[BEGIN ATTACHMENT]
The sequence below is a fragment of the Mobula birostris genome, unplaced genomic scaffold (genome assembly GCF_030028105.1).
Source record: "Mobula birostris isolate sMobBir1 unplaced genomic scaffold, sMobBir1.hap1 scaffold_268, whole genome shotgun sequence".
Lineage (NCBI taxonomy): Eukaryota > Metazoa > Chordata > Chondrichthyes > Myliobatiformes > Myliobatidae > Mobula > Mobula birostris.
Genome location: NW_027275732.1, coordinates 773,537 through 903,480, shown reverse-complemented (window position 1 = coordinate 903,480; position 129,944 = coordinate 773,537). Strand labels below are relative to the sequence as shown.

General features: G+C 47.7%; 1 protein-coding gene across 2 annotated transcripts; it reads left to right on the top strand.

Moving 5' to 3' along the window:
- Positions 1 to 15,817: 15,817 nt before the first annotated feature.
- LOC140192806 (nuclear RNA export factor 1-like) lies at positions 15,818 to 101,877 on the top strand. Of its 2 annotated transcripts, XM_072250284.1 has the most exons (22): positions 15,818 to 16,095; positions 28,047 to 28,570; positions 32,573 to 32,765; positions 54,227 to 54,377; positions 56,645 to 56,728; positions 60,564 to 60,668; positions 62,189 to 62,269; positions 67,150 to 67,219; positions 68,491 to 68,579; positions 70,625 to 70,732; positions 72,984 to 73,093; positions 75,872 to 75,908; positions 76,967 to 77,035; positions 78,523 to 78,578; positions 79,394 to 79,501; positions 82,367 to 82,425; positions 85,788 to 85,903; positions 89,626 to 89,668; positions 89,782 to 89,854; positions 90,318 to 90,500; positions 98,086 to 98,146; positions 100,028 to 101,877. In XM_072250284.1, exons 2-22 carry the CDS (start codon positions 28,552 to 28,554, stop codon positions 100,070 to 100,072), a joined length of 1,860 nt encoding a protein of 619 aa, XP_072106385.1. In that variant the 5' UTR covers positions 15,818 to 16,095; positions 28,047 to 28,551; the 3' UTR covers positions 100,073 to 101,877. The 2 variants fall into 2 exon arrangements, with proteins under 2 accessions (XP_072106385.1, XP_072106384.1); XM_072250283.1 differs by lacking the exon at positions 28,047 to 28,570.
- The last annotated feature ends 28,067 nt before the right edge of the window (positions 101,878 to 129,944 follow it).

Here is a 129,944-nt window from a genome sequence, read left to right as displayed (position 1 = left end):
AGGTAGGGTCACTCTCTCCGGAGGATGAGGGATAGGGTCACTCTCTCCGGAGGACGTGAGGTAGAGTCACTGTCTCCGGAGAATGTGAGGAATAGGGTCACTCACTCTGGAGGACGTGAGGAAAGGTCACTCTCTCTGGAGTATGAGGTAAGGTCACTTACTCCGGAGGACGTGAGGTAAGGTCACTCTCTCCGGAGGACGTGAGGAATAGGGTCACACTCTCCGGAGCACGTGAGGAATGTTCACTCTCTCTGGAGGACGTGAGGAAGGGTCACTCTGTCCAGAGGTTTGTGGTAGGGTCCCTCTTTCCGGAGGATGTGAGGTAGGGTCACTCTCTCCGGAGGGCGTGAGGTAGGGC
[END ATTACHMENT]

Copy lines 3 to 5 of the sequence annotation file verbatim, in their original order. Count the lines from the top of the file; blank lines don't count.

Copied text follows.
Lineage (NCBI taxonomy): Eukaryota > Metazoa > Chordata > Chondrichthyes > Myliobatiformes > Myliobatidae > Mobula > Mobula birostris.
Genome location: NW_027275732.1, coordinates 773,537 through 903,480, shown reverse-complemented (window position 1 = coordinate 903,480; position 129,944 = coordinate 773,537). Strand labels below are relative to the sequence as shown.

General features: G+C 47.7%; 1 protein-coding gene across 2 annotated transcripts; it reads left to right on the top strand.